Withings Pulse - PerformanceThe Pulse is extremely simple and easy to use. Testing the Pulse against the Fitbit One the data for tracking steps and elevation remained consistent throughout. The heart rate monitor works well but did occasionally struggle to take a reading. It’s usually rectified by moving the Pulse further along your finger.
The Pulse offers useful data on sleep activity via the apps and on the device itself. It’s really useful to see the sleep percentage as soon as you wake up and get an immediate idea of whether you are getting enough sleep. It does lack the silent alarm that the Fitbit One and the Jawbone Up include, but it’s not a major issue that it’s not there.
Running the Run detection mode against the Nike iOS app, readings for timing and distance covered showed very minor differences. That could be affected down by one of the devices being worn on the arm and the other in the pocket which can affect the performance of the accelerometer.
Overall, tracking is accurate and provides a useful amount of data to analyse later. It is worth noting that the screen is extremely difficult to see in sunlight and lacks the brightness of the OLED display on the Fitbit One.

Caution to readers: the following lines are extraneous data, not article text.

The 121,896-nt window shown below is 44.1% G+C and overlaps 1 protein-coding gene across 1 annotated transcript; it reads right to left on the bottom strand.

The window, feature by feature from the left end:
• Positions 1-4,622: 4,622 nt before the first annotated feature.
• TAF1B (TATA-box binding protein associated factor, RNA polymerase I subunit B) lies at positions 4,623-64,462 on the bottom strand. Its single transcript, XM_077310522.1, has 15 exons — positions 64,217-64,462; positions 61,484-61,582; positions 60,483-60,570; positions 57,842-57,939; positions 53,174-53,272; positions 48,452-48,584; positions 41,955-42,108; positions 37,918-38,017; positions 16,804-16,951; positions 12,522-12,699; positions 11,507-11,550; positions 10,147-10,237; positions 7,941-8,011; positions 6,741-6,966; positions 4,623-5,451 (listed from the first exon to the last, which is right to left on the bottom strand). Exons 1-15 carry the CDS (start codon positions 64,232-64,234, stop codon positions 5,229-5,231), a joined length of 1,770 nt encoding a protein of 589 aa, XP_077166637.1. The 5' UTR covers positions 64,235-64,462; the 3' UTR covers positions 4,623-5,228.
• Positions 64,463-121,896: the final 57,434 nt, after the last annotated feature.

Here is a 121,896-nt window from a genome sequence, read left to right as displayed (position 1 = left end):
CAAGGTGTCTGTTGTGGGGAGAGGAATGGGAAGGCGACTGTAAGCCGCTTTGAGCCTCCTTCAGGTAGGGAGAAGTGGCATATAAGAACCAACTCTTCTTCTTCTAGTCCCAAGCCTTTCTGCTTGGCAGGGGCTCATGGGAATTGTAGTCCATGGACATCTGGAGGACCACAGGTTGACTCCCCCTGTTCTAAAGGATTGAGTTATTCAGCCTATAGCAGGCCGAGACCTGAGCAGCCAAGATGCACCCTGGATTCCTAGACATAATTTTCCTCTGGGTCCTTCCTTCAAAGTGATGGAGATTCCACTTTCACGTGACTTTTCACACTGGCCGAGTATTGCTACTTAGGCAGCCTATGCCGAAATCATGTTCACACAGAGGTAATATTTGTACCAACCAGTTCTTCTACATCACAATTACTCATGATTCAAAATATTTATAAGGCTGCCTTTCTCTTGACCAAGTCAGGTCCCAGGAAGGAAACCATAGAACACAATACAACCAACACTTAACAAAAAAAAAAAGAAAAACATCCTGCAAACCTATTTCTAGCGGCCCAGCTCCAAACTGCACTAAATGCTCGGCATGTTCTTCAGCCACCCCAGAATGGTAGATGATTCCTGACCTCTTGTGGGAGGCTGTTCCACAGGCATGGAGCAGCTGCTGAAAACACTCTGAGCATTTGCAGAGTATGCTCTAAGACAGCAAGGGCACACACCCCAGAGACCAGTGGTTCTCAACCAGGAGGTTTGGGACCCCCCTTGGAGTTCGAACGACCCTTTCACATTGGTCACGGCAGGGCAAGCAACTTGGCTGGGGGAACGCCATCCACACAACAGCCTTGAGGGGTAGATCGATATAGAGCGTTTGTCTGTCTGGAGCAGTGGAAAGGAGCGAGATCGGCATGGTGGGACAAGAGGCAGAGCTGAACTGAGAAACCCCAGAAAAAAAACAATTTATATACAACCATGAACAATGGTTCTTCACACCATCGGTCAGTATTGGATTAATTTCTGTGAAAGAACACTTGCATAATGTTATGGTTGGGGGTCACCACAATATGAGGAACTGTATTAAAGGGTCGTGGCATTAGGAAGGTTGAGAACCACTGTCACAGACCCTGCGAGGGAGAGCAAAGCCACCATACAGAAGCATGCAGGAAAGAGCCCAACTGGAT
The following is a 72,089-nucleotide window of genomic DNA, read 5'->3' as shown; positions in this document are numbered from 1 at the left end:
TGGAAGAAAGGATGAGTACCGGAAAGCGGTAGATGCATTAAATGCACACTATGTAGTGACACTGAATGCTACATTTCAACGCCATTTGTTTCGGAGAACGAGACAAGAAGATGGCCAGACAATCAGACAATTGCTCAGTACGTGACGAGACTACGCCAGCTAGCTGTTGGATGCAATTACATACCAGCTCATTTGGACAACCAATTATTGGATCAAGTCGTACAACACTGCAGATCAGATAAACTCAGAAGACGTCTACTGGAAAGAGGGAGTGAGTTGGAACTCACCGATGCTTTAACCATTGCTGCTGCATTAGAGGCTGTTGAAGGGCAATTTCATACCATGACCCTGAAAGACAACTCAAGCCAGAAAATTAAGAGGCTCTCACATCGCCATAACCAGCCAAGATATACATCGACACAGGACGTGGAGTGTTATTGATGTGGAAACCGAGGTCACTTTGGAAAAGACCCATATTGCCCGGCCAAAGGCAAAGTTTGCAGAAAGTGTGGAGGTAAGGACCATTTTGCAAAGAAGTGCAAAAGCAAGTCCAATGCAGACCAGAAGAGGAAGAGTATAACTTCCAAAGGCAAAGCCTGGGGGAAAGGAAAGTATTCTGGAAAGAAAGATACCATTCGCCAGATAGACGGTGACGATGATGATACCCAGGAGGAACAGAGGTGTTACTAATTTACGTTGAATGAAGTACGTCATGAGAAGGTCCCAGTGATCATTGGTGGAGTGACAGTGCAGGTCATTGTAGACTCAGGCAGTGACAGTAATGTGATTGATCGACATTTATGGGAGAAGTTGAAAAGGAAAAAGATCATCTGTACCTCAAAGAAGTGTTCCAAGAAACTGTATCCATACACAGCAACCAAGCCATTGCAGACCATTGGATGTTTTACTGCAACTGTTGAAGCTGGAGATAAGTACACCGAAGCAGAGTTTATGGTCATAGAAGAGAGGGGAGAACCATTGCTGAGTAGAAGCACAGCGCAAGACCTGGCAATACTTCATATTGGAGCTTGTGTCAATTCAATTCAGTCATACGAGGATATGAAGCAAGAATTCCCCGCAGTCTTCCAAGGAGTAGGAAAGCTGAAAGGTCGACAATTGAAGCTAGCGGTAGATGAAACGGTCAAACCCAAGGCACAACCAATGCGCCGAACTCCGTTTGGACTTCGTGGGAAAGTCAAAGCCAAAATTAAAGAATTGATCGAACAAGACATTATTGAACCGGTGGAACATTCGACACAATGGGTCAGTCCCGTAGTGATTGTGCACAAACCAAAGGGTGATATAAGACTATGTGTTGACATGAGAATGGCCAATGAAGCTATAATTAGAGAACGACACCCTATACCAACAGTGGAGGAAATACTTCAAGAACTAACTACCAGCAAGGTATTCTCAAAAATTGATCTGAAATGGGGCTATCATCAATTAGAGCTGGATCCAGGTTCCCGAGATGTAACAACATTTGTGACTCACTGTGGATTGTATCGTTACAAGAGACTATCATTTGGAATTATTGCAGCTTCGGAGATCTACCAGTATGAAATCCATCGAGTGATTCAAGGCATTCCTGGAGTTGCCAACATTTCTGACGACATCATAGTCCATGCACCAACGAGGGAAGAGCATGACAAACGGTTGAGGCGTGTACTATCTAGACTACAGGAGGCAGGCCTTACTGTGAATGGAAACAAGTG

Withings Pulse - Battery LifeThe Pulse has a two week battery life which in theory beats the Fuelband and Fitbit’s one week claim. We only had to charge the Pulse once when we first took it out of the box and haven’t had to grab the charging cable more than a week later.
That’s another great thing about the Pulse, the micro USB charging. With the Fitbit especially you really need to keep an eye on the charging dock/cable. With the Pulse though, you can use the cable from your smartphone to power it up again.
There’s also a Power Save mode giving you an extra 24 hours of life when you’ve forgotten to charge. We didn’t have to dip into it, but it’s nice to know that there is that backup option.
Should I buy the Withings Pulse?The Withings Pulse at £89.95 is more expensive than the Fitbit One (£79.95) but cheaper than the Jawbone UP (£99.99) and the Nike Fuelband (£129). For the price though, it’s smaller than other tracking monitors and offers more features. The web and smartphone and apps provide useful data as well.
The decision also comes down to whether you prefer to a wristband device or one that clamps onto the waistband of your jeans. The problem we found is that when you change those jeans, it’s easy to leave the Pulse behind.
The Withings Pulse packs a lot into such a small body. It’s so easy to use, has a great battery life and has the unique features that make it the best fitness tracking device to buy right now. Your move Fitbit and Jawbone…
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